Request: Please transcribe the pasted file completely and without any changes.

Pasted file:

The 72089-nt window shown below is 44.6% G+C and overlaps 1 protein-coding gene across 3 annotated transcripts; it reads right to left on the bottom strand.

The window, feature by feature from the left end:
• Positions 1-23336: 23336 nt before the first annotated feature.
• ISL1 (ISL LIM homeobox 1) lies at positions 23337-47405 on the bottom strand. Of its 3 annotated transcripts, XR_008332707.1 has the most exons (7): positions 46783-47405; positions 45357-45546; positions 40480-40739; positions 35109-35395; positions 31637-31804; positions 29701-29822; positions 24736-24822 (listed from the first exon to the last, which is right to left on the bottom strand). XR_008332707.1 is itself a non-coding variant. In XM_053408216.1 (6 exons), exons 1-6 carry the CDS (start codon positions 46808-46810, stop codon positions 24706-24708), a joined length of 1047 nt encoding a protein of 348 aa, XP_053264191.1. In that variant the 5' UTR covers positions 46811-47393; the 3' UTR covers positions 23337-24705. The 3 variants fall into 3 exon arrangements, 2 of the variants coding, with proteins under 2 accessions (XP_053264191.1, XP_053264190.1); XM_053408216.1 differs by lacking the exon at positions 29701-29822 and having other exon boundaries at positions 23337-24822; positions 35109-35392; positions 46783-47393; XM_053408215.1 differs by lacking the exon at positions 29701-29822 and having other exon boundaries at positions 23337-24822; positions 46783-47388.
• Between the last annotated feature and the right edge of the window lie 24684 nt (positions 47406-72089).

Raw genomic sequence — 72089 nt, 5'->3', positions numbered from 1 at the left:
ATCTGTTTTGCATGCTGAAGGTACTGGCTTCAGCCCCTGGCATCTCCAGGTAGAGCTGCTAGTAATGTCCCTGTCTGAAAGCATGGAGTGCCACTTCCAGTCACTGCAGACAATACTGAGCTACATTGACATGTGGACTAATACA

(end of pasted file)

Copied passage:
The 72089-nt window shown below is 44.6% G+C and overlaps 1 protein-coding gene across 3 annotated transcripts; it reads right to left on the bottom strand.

The window, feature by feature from the left end:
• Positions 1-23336: 23336 nt before the first annotated feature.
• ISL1 (ISL LIM homeobox 1) lies at positions 23337-47405 on the bottom strand. Of its 3 annotated transcripts, XR_008332707.1 has the most exons (7): positions 46783-47405; positions 45357-45546; positions 40480-40739; positions 35109-35395; positions 31637-31804; positions 29701-29822; positions 24736-24822 (listed from the first exon to the last, which is right to left on the bottom strand). XR_008332707.1 is itself a non-coding variant. In XM_053408216.1 (6 exons), exons 1-6 carry the CDS (start codon positions 46808-46810, stop codon positions 24706-24708), a joined length of 1047 nt encoding a protein of 348 aa, XP_053264191.1. In that variant the 5' UTR covers positions 46811-47393; the 3' UTR covers positions 23337-24705. The 3 variants fall into 3 exon arrangements, 2 of the variants coding, with proteins under 2 accessions (XP_053264191.1, XP_053264190.1); XM_053408216.1 differs by lacking the exon at positions 29701-29822 and having other exon boundaries at positions 23337-24822; positions 35109-35392; positions 46783-47393; XM_053408215.1 differs by lacking the exon at positions 29701-29822 and having other exon boundaries at positions 23337-24822; positions 46783-47388.
• Between the last annotated feature and the right edge of the window lie 24684 nt (positions 47406-72089).

Raw genomic sequence — 72089 nt, 5'->3', positions numbered from 1 at the left:
ATCTGTTTTGCATGCTGAAGGTACTGGCTTCAGCCCCTGGCATCTCCAGGTAGAGCTGCTAGTAATGTCCCTGTCTGAAAGCATGGAGTGCCACTTCCAGTCACTGCAGACAATACTGAGCTACATTGACATGTGGACTAATACA